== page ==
China has agreed to provide two aircraft in grant for the Nepal Airline Corporation (NAC), while five others will be provided on soft loan basis.
Chinese Ambassador to Nepal Yang Houlan, during his meeting with Finance Minister Barsha Man Pun on Friday, said the northern neighbour was ready to provide 19-seater Harbin Y-12 and and 58-seater MA60 turboprop aircraft in grant. Tourism Ministry sources also confirmed the development.
According to Finance Ministry sources, Ambassador Yang told the finance minister that the aircraft would be provided at the earliest. The sources said the planes to be given in grant may arrive in Nepal within a month. “But it will take some more time to bring the aircraft under soft loan,” said one of the sources.
Although Nepal had requested for eight aircraft, the two sides finally agreed on seven. According to NAC, the aircraft to be available on soft loan basis will cost between Rs 5 million and Rs 15 million, depending on their capacity. The interest rate on the consessional loan will be 1.75 percent, according to ministry sources.
With a limited number of aircraft costing its market share, NAC has been trying to expand its fleet. It had requested the government to purchase some aircraft, following which the Finance Ministry requested China in November to provide aircraft either in grant or on consessional loan basis. In response, the Chinese side expressed readiness to provide some aircraft in grant and some under soft loan.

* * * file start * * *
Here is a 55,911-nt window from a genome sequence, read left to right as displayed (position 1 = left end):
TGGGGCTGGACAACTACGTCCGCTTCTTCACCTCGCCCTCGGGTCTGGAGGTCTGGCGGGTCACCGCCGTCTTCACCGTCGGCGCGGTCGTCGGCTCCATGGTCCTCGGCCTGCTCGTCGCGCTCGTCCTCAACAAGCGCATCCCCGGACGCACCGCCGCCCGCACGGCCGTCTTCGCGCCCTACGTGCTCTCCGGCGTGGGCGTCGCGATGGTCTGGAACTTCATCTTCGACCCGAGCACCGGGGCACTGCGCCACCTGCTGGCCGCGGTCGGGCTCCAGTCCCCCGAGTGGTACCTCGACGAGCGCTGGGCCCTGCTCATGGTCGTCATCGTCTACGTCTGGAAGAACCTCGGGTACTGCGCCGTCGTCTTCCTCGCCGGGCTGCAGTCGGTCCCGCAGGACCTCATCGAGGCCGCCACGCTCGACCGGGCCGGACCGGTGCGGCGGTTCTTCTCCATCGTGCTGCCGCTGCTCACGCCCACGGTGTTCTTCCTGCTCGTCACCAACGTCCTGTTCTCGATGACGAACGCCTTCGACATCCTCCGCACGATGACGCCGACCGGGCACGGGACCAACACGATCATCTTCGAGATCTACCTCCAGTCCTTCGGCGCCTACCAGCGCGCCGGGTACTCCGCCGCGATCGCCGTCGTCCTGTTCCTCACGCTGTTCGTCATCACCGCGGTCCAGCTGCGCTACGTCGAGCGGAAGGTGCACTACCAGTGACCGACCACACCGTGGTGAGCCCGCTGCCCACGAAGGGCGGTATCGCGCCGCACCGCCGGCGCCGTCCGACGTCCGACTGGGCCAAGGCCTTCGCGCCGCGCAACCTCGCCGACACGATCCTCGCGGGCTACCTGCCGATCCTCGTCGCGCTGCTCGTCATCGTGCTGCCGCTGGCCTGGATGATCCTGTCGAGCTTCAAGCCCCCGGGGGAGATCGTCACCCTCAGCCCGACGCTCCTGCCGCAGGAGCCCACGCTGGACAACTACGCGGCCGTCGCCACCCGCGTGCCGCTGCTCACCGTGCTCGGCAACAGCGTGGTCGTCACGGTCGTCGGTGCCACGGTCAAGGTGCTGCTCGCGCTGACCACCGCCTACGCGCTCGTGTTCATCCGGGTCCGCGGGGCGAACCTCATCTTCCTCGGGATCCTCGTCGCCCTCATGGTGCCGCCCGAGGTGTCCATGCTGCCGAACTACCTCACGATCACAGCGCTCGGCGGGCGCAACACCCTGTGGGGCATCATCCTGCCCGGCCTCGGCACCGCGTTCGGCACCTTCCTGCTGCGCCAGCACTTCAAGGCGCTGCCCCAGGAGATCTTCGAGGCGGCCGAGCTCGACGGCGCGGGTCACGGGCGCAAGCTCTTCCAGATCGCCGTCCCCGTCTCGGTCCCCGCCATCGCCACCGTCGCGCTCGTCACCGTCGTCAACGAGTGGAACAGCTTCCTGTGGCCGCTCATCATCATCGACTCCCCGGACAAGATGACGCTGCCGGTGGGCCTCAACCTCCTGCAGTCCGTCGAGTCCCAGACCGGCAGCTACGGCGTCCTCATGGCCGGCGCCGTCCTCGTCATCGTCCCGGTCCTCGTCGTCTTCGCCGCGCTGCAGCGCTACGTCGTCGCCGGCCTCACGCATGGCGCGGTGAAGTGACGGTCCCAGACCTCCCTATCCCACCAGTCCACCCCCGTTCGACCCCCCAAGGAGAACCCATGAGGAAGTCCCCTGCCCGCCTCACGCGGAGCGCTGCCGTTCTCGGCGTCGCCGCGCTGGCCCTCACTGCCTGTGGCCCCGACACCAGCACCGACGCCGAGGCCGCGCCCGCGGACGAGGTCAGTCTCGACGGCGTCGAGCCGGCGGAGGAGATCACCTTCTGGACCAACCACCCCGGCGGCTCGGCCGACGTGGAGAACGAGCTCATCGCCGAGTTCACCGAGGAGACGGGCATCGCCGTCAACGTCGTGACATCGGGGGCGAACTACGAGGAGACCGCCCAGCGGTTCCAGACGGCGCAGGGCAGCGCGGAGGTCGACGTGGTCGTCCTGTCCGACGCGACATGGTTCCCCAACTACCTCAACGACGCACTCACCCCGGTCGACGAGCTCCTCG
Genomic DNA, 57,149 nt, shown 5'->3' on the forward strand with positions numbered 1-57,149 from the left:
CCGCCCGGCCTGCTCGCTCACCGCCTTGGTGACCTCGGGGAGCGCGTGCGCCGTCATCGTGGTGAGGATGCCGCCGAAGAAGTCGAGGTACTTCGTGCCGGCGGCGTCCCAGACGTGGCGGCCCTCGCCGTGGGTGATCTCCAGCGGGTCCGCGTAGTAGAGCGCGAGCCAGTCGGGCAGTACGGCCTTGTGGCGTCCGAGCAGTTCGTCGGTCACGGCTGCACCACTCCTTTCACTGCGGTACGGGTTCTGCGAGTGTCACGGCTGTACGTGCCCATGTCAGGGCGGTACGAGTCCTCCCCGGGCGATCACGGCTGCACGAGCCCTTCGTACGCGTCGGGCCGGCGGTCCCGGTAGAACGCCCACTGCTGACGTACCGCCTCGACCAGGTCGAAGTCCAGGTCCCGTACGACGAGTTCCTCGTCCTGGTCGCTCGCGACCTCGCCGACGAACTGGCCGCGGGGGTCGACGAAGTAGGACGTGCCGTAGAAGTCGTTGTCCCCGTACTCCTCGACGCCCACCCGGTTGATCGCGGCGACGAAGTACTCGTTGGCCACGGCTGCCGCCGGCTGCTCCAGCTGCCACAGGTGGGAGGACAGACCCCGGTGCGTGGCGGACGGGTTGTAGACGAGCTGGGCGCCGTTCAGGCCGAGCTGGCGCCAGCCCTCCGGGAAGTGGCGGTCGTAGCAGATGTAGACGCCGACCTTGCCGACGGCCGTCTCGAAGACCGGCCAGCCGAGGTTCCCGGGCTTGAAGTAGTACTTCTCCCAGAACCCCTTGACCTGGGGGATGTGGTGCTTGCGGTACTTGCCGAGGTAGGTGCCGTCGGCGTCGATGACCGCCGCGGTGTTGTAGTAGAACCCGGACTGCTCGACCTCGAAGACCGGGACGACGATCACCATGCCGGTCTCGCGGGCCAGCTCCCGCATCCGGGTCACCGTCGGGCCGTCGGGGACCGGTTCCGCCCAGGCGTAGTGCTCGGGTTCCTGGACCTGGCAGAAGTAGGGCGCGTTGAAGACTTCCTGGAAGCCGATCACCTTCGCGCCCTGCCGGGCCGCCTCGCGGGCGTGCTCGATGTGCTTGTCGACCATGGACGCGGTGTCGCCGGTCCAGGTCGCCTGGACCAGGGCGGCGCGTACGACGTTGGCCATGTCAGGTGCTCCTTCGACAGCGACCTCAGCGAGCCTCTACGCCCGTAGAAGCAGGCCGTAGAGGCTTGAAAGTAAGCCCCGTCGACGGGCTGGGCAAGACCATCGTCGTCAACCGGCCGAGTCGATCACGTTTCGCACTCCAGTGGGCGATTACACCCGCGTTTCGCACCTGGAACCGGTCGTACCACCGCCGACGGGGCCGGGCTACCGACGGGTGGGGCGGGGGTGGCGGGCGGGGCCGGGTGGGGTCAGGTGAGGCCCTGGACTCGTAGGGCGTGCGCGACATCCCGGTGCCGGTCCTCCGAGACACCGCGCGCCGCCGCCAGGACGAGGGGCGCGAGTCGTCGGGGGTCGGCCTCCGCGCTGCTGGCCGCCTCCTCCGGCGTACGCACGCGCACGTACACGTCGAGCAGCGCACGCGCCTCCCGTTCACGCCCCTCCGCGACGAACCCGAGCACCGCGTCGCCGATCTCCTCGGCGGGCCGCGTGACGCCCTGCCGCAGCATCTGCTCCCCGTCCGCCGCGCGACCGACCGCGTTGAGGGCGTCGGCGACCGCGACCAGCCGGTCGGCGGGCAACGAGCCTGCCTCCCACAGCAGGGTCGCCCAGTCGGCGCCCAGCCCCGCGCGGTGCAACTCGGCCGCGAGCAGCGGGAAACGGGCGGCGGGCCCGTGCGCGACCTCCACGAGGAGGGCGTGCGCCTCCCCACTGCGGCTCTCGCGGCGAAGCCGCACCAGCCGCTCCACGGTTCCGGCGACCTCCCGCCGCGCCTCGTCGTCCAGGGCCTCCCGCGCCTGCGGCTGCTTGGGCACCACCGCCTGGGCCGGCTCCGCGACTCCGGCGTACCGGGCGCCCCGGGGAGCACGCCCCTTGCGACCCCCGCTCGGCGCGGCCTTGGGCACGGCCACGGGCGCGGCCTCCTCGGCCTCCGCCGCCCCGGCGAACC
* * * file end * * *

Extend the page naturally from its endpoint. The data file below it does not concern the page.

Then, a technical team of NAC had visited AVIC International, a Chinese government undertaking that manufactures the Y-12 and the MA60 aircraft, to examine whether the planes were appropriate for Nepal. The team had reported that the airplanes were fit for the Nepali skies.
NAC says if it gets more aircraft, it will be able to compete with private airlines and expand its services to more profitable sectors. Currently, it has no single flight on trunk routes with high profitability.
NAC officials said the small planes could be used for domestic operation and the bigger ones could be used for cross-border flights.
NAC’s domestic operation is in loss, as it provides the service at comparatively lower rates and has the compulsion to fly in remote districts.
As of now, NAC holds a mere three percent market share in domestic and 4.8 percent in international operation due to its limited number of aircraft. Out of six Twin Otter planes NAC has, only three are in operation. Canada had given the existing Twin Otters to NAC some 40 years ago.
Aviation experts said the Y-12 plane could be an alternative to the Twin Otters, but they say there should be a maintenance programme in place if NAC is to fly them. Earlier experiences with the Y-12 in Nepal have not been so good due to the lack of a proper maintenance programme.(Source:ekantipur)